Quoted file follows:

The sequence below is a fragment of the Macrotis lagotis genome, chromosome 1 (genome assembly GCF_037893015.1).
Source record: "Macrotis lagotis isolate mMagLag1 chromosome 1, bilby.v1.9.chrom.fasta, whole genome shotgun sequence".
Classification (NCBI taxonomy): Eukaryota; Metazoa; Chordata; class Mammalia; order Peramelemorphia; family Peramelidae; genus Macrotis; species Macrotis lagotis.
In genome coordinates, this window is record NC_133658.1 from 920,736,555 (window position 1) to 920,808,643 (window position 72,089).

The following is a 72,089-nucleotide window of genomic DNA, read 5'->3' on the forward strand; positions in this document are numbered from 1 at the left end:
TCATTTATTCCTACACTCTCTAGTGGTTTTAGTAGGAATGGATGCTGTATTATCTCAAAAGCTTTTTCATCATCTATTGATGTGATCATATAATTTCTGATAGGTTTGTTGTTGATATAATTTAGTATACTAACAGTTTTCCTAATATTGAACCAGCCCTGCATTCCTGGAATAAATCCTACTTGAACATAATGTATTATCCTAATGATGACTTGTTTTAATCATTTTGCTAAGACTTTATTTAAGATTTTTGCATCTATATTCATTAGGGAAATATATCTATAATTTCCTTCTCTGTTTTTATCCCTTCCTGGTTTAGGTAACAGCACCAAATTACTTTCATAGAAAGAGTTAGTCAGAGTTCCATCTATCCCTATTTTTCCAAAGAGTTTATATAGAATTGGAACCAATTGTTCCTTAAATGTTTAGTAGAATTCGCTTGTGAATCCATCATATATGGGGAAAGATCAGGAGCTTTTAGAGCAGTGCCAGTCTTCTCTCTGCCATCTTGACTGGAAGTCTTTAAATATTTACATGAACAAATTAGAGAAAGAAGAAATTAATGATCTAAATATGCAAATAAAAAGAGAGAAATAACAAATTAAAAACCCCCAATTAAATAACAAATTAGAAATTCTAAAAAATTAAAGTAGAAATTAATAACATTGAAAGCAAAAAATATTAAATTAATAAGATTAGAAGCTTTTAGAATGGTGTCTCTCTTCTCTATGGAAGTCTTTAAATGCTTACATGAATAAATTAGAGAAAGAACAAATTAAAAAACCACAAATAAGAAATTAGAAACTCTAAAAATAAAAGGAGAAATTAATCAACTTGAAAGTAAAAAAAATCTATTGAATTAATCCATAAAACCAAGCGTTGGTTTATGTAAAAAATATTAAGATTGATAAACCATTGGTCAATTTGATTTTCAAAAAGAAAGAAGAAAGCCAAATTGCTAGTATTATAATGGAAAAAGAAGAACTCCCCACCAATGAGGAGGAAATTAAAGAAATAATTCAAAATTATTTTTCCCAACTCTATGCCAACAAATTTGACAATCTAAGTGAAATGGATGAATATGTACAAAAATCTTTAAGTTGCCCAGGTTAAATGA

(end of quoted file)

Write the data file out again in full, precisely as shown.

The sequence below is a fragment of the Macrotis lagotis genome, chromosome 1 (genome assembly GCF_037893015.1).
Source record: "Macrotis lagotis isolate mMagLag1 chromosome 1, bilby.v1.9.chrom.fasta, whole genome shotgun sequence".
Classification (NCBI taxonomy): Eukaryota; Metazoa; Chordata; class Mammalia; order Peramelemorphia; family Peramelidae; genus Macrotis; species Macrotis lagotis.
In genome coordinates, this window is record NC_133658.1 from 920,736,555 (window position 1) to 920,808,643 (window position 72,089).

The following is a 72,089-nucleotide window of genomic DNA, read 5'->3' on the forward strand; positions in this document are numbered from 1 at the left end:
TCATTTATTCCTACACTCTCTAGTGGTTTTAGTAGGAATGGATGCTGTATTATCTCAAAAGCTTTTTCATCATCTATTGATGTGATCATATAATTTCTGATAGGTTTGTTGTTGATATAATTTAGTATACTAACAGTTTTCCTAATATTGAACCAGCCCTGCATTCCTGGAATAAATCCTACTTGAACATAATGTATTATCCTAATGATGACTTGTTTTAATCATTTTGCTAAGACTTTATTTAAGATTTTTGCATCTATATTCATTAGGGAAATATATCTATAATTTCCTTCTCTGTTTTTATCCCTTCCTGGTTTAGGTAACAGCACCAAATTACTTTCATAGAAAGAGTTAGTCAGAGTTCCATCTATCCCTATTTTTCCAAAGAGTTTATATAGAATTGGAACCAATTGTTCCTTAAATGTTTAGTAGAATTCGCTTGTGAATCCATCATATATGGGGAAAGATCAGGAGCTTTTAGAGCAGTGCCAGTCTTCTCTCTGCCATCTTGACTGGAAGTCTTTAAATATTTACATGAACAAATTAGAGAAAGAAGAAATTAATGATCTAAATATGCAAATAAAAAGAGAGAAATAACAAATTAAAAACCCCCAATTAAATAACAAATTAGAAATTCTAAAAAATTAAAGTAGAAATTAATAACATTGAAAGCAAAAAATATTAAATTAATAAGATTAGAAGCTTTTAGAATGGTGTCTCTCTTCTCTATGGAAGTCTTTAAATGCTTACATGAATAAATTAGAGAAAGAACAAATTAAAAAACCACAAATAAGAAATTAGAAACTCTAAAAATAAAAGGAGAAATTAATCAACTTGAAAGTAAAAAAAATCTATTGAATTAATCCATAAAACCAAGCGTTGGTTTATGTAAAAAATATTAAGATTGATAAACCATTGGTCAATTTGATTTTCAAAAAGAAAGAAGAAAGCCAAATTGCTAGTATTATAATGGAAAAAGAAGAACTCCCCACCAATGAGGAGGAAATTAAAGAAATAATTCAAAATTATTTTTCCCAACTCTATGCCAACAAATTTGACAATCTAAGTGAAATGGATGAATATGTACAAAAATCTTTAAGTTGCCCAGGTTAAATGA